In March 1977, ballistics link murders going back six months to the same Charter Arms Bulldog .44. A serial killer, Son of Sam, is on the loose. But Coleridge Taylor can't compete with the armies of reporters fighting New York's tabloid war--only rewrite what they get. Constantly on the lookout for victims who need their stories told, he uncovers other killings being ignored because of the media circus. He goes after one, the story of a young Black woman gunned down in her apartment building the same night Son of Sam struck elsewhere in Queens.
The story entangles Taylor with a wealthy Park Avenue family at war with itself. Just as he's closing in on the killer and his scoop, the July 13-14 blackout sends New York into a 24-hour orgy of looting and destruction. Taylor and his PI girlfriend Samantha Callahan head out into the darkness, where a steamy night of mob violence awaits them.
In the midst of the chaos, a suspect in Taylor's story goes missing. Desperate, he races to a confrontation that will either break the story--or Taylor.
Book 4 in the Coleridge Taylor Mystery series.
A young black maid is gunned down outside her apartment and journalist Coleridge Taylor gets entangled in the web of lies and deceit spun by the wealthy Manhattan family who hired her.
Consequently, the story takes place in the summer of 1977 and the Son of Sam murders are in full swing, throwing New York City into a state of panic.
Taylor tries to compete with the other papers to get recognition for the murder he is investigating, but sadly no one seems to care.
His fight for justice creates a gripping murder mystery chock full of action and brimming with social consciousness.
Prices/Formats: $4.95 ebook, $15.95 paperback, $29.95 audio
Genre: Historical, Mystery, Thriller, Suspense
Release: October 1, 2017
Publisher: Camel Press
ISBN: 9781603812139 Click to add to your Goodreads list.
About the Author
Rich Zahradnik is the award-winning author of the critically acclaimed Coleridge Taylor Mystery series (Lights Out Summer, A Black Sail, Drop Dead Punk, Last Words).
The first three books have been shortlisted or won awards in the three major competitions for novels from independent presses. A Black Sail was named winner in the mystery category of the 2017 Next Generation Indie Book Awards. Drop Dead Punk collected the gold medal for mystery ebook in the 2016 Independent Publisher Book Awards. Last Words won the bronze medal for mystery/thriller ebook in the 2015 IPPYs and honorable mention for mystery in the 2015 Foreword Reviews Book of the Year Awards.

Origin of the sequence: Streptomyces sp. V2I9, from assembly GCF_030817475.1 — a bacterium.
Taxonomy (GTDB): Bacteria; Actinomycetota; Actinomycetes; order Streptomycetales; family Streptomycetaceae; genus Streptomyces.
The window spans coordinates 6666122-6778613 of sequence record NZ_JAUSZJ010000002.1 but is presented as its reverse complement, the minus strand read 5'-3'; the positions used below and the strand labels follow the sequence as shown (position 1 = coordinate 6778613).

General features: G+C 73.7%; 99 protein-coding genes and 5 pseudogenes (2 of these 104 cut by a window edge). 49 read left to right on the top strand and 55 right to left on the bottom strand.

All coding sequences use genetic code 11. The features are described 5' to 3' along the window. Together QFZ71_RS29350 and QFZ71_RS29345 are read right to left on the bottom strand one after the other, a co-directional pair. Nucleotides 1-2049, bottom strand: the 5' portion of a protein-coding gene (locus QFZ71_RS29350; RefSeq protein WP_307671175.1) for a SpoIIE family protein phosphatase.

"Taylor, who lives for the big story, makes an appealingly single-minded hero," Publishers Weekly wrote of Drop Dead Punk. A Black Sail received a starred review from Library Journal, which said, “Fans of the late Barbara D’Amato and Bruce DeSilva will relish this gritty and powerful crime novel.”
Zahradnik was a journalist for 25-plus years, working as a reporter and editor in all major news media, including online, newspaper, broadcast, magazine and wire services. He held editorial positions at CNN, Bloomberg News, Fox Business Network, AOL and The Hollywood Reporter.
Zahradnik was born in Poughkeepsie, New York, in 1960 and received his B.A. in journalism and political science from George Washington University. He lives with his wife Sheri and son Patrick in Pelham, New York, where he writes fiction and teaches kids around the New York area how to write news stories and publish newspapers.
Paulo Ferrara, a young Portuguese man, lies comatose in the Intensive Care Unit of Timbergate Medical Center, shot in the spine. The neurosurgeon who would normally be in charge of his care has left town to attend to an injured daughter, and the only other neurosurgeon, the rude and egotistical Dr. Godfrey Carver, is about to be suspended for not completing his continuing education requirements.
The unpleasant duty of ensuring that the staff obey the rules lies with Aimee Machado, the medical center's forensic librarian and Continuing Education Coordinator. Aimee and her pilot boyfriend Nick live together on her grandparents’ llama farm. While dealing with Dr. Carver, Aimee learns the circumstances of Paulo’s injury and enlists Nick’s help. Aimee is half Asian and half Portuguese, and her parents live on Faial, one of the Azores Islands off the coast of Portugal. Faial is the closest neighbor to Pico, home of Paulo and his family. Paulo came to rural Northern California in search of his fifteen-year-old sister Liliana, who vanished two weeks ago. Nick’s wealthy employer Buck Sawyer takes an interest in the girl’s plight as well, especially when they learn that she left the Azores on a superyacht. Not only is Buck a yacht owner, but he is also on a crusade against drug trafficking, and Paulo and Liliana have clearly stumbled onto a criminal operation of some kind.